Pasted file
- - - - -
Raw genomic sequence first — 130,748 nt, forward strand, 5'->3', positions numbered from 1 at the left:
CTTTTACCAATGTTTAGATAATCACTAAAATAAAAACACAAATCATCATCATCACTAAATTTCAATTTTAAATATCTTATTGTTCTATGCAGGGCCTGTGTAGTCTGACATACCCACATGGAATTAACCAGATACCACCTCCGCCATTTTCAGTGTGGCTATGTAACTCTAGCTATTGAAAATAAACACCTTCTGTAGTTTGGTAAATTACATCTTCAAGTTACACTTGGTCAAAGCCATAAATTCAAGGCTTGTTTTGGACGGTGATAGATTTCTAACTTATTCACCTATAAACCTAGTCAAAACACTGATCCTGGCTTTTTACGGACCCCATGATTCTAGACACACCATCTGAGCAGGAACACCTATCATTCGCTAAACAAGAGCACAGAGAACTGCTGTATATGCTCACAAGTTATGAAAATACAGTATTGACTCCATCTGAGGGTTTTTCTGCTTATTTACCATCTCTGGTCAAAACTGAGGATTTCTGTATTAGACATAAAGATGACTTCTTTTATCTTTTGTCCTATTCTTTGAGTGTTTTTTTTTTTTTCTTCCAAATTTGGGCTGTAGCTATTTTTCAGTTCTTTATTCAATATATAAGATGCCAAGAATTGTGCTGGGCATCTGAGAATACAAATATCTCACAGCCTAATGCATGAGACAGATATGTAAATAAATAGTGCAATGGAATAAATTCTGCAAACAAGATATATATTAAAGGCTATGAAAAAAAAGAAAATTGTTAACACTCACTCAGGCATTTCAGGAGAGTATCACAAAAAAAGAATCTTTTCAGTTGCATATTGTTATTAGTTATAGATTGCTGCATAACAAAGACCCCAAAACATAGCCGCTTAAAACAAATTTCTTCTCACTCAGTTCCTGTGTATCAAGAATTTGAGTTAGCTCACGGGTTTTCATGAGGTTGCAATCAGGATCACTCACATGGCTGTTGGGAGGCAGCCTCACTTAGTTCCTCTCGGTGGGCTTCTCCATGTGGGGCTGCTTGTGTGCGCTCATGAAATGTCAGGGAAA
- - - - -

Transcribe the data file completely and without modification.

Raw genomic sequence first — 130,748 nt, forward strand, 5'->3', positions numbered from 1 at the left:
CTTTTACCAATGTTTAGATAATCACTAAAATAAAAACACAAATCATCATCATCACTAAATTTCAATTTTAAATATCTTATTGTTCTATGCAGGGCCTGTGTAGTCTGACATACCCACATGGAATTAACCAGATACCACCTCCGCCATTTTCAGTGTGGCTATGTAACTCTAGCTATTGAAAATAAACACCTTCTGTAGTTTGGTAAATTACATCTTCAAGTTACACTTGGTCAAAGCCATAAATTCAAGGCTTGTTTTGGACGGTGATAGATTTCTAACTTATTCACCTATAAACCTAGTCAAAACACTGATCCTGGCTTTTTACGGACCCCATGATTCTAGACACACCATCTGAGCAGGAACACCTATCATTCGCTAAACAAGAGCACAGAGAACTGCTGTATATGCTCACAAGTTATGAAAATACAGTATTGACTCCATCTGAGGGTTTTTCTGCTTATTTACCATCTCTGGTCAAAACTGAGGATTTCTGTATTAGACATAAAGATGACTTCTTTTATCTTTTGTCCTATTCTTTGAGTGTTTTTTTTTTTTTCTTCCAAATTTGGGCTGTAGCTATTTTTCAGTTCTTTATTCAATATATAAGATGCCAAGAATTGTGCTGGGCATCTGAGAATACAAATATCTCACAGCCTAATGCATGAGACAGATATGTAAATAAATAGTGCAATGGAATAAATTCTGCAAACAAGATATATATTAAAGGCTATGAAAAAAAAGAAAATTGTTAACACTCACTCAGGCATTTCAGGAGAGTATCACAAAAAAAGAATCTTTTCAGTTGCATATTGTTATTAGTTATAGATTGCTGCATAACAAAGACCCCAAAACATAGCCGCTTAAAACAAATTTCTTCTCACTCAGTTCCTGTGTATCAAGAATTTGAGTTAGCTCACGGGTTTTCATGAGGTTGCAATCAGGATCACTCACATGGCTGTTGGGAGGCAGCCTCACTTAGTTCCTCTCGGTGGGCTTCTCCATGTGGGGCTGCTTGTGTGCGCTCATGAAATGTCAGGGAAA